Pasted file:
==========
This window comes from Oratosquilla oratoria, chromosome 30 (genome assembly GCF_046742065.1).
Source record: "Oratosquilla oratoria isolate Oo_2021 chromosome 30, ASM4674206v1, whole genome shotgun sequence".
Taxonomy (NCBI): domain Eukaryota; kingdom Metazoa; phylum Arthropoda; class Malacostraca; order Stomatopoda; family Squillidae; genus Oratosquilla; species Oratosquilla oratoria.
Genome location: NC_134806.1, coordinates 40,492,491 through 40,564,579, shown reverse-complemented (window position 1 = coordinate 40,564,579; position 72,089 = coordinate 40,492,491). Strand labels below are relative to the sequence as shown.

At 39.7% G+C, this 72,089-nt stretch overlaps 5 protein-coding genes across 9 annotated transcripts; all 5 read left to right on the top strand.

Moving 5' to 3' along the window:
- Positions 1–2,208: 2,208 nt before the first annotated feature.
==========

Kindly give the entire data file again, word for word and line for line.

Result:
This window comes from Oratosquilla oratoria, chromosome 30 (genome assembly GCF_046742065.1).
Source record: "Oratosquilla oratoria isolate Oo_2021 chromosome 30, ASM4674206v1, whole genome shotgun sequence".
Taxonomy (NCBI): domain Eukaryota; kingdom Metazoa; phylum Arthropoda; class Malacostraca; order Stomatopoda; family Squillidae; genus Oratosquilla; species Oratosquilla oratoria.
Genome location: NC_134806.1, coordinates 40,492,491 through 40,564,579, shown reverse-complemented (window position 1 = coordinate 40,564,579; position 72,089 = coordinate 40,492,491). Strand labels below are relative to the sequence as shown.

At 39.7% G+C, this 72,089-nt stretch overlaps 5 protein-coding genes across 9 annotated transcripts; all 5 read left to right on the top strand.

Moving 5' to 3' along the window:
- Positions 1–2,208: 2,208 nt before the first annotated feature.